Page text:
Of course, simpler magic items will lack such complexity. For these more humble artifacts, one must choose one or two powers, deciding whether to emphasize the materials, the maker, the wielder, or (most likely) the event kindling the item's magic. The guiding principle is that whatever enchantments are selected should serve as a fitting end to the tale of the item's creation and birth.

Monday, November 4, 2019

Cultivating Relationships



This is a continuation of my series presenting a system of downtime activities. The idea is to introduce a downtime minigame that encourages the players to pursue various avenues that make the world a more dynamic place, choosing at most one downtime action. You can find the rest of the series here. I'm going to let you in on a secret. The way I'm developing this system is by asking myself, "What do my most engaged players already do that is generative of dynamic and fun games?" My goal is just to create a system that reminds players who maybe don't intuitively do this kind of stuff that it's always an option.

So here's something that player characters often want to do in downtime in my experience: cultivate relationships with people. Here are some real examples from my game.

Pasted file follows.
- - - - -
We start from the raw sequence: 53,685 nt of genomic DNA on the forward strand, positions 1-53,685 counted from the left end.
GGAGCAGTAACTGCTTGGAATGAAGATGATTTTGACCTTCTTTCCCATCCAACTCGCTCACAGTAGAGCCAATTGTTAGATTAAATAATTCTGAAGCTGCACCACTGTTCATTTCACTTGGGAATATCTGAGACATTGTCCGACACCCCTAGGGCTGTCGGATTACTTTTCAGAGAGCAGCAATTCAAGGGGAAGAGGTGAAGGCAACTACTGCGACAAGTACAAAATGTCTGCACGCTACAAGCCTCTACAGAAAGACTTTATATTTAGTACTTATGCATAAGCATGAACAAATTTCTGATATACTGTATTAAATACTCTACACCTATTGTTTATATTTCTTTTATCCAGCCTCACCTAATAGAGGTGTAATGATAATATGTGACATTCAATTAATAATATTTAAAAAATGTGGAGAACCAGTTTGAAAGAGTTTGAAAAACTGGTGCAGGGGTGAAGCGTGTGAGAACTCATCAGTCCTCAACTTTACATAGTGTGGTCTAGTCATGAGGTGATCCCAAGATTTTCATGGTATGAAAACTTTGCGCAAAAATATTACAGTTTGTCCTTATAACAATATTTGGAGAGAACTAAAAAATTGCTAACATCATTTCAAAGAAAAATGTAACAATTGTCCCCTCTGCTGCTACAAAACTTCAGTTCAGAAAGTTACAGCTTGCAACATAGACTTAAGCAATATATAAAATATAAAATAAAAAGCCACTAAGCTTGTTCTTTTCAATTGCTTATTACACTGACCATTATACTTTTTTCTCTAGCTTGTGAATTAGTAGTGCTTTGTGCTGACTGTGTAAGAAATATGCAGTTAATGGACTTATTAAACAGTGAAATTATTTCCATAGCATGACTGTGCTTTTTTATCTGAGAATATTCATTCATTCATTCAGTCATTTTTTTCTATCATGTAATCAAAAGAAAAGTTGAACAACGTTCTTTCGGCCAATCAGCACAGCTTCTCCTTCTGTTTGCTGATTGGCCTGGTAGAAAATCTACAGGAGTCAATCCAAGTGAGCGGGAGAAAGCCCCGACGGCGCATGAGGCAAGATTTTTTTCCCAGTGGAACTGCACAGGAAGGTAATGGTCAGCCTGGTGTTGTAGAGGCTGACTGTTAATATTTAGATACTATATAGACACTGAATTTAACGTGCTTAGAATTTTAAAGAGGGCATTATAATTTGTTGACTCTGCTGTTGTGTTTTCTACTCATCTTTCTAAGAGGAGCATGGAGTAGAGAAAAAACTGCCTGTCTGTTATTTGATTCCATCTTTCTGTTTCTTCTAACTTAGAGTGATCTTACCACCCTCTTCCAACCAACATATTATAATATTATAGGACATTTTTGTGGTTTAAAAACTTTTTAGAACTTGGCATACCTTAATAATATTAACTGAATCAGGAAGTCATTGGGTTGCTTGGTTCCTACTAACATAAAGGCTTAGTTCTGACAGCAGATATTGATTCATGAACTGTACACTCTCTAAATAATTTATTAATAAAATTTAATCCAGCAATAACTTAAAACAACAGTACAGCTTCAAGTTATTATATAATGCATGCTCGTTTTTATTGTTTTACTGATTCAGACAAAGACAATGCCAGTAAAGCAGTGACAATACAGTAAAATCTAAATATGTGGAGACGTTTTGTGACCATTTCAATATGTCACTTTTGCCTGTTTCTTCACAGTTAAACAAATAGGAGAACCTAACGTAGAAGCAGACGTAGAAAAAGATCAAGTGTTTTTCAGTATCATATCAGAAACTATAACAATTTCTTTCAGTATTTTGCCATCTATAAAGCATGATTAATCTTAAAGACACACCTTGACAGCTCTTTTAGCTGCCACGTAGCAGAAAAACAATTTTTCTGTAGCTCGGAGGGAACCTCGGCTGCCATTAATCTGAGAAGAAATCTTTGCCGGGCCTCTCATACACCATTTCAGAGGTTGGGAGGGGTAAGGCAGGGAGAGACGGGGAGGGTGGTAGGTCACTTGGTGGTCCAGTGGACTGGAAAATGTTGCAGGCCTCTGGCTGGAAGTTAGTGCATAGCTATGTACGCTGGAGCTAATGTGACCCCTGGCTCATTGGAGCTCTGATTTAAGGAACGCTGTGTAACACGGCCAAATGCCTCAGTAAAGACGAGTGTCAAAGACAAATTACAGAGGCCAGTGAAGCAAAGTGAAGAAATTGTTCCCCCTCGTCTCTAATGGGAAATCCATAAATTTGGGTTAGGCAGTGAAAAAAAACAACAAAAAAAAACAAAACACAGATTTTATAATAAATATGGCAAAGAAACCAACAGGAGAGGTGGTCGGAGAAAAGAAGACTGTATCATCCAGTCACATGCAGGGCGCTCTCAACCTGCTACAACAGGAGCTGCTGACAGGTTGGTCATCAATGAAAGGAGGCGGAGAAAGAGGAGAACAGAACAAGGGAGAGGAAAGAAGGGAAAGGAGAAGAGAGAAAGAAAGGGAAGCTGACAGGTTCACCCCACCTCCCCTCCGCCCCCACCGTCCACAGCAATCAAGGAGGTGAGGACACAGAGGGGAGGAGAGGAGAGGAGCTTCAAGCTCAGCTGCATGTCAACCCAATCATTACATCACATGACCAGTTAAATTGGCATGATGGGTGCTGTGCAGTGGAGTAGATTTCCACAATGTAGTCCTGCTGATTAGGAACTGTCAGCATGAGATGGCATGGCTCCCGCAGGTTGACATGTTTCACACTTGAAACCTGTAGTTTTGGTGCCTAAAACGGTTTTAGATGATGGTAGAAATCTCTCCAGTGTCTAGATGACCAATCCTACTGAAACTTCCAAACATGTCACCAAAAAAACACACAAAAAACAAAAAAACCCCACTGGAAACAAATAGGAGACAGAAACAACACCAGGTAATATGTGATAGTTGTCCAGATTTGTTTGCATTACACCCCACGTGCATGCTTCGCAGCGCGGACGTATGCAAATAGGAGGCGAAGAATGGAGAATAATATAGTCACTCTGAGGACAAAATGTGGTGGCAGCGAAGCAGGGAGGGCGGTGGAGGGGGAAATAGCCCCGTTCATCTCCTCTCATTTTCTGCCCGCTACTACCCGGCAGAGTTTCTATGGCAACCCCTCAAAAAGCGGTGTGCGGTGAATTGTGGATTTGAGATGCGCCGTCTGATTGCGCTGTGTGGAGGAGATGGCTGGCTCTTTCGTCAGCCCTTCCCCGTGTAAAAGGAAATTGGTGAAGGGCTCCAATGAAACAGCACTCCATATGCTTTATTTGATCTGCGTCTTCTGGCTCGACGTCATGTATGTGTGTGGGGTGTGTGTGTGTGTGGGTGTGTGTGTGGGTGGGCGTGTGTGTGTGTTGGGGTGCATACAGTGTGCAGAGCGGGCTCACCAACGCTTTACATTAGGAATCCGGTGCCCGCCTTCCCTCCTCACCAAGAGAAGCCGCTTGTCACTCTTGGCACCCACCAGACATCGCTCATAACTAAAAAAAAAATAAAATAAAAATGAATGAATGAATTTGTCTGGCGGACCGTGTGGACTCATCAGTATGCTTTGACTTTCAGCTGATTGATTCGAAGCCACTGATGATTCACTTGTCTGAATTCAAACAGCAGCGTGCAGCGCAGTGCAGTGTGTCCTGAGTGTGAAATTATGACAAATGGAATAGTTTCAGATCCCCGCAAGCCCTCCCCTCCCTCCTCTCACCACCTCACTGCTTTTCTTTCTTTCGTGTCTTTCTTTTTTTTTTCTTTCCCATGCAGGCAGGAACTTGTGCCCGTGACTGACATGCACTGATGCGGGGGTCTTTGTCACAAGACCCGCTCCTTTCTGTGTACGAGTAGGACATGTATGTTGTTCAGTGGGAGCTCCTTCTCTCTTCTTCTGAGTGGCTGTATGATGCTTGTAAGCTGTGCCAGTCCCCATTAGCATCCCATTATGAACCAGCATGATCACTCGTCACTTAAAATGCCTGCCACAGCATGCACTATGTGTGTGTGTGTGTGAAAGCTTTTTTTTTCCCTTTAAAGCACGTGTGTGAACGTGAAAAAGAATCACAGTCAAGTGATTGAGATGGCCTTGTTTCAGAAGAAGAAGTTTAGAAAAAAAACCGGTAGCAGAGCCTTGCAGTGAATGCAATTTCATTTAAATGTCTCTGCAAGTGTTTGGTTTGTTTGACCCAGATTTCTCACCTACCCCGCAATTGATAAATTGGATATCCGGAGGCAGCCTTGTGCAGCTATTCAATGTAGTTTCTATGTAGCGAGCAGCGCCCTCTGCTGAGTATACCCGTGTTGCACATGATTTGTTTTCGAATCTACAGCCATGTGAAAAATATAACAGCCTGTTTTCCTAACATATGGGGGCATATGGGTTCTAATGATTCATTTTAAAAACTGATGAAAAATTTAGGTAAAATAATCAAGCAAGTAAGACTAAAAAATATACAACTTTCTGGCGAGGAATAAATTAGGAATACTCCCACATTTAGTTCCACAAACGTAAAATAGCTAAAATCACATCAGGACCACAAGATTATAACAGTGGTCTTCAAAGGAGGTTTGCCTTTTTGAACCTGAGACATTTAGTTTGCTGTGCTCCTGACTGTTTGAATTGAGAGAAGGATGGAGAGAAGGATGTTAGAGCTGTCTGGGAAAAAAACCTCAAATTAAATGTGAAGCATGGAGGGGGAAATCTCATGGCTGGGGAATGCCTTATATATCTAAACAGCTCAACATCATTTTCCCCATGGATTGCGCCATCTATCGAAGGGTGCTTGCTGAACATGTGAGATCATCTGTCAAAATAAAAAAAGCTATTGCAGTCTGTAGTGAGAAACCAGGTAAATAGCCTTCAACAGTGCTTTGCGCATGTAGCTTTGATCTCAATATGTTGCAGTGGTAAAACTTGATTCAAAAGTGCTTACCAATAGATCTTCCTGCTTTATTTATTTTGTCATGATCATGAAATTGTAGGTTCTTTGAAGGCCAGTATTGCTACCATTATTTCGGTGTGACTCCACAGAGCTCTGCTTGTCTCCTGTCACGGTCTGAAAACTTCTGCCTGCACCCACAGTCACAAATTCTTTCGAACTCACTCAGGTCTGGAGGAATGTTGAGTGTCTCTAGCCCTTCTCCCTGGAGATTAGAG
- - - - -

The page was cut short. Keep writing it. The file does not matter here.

• A player character wants to befriend the guards at the Pagodas of the Hanging Merchants to use as a source of information. 
  • A player wants to spend time with a boy the players rescued from a cult, trying to acculturate him to the waking world, and undo his brainwashing. 
  • A player wants to seduce the Chatelaine of Storms, the evil witch queen of Rastingdrung. 

The basic mechanic I propose continues the use of clocks from earlier posts. When the player announces the intention to cultivate a relationship of one kind or another, the DM should set a clock. Sometimes this clock will be a generic relationship clock. In other cases, where the stakes are higher and the goals more specific, the clock will tailored to the individual and relationship in question.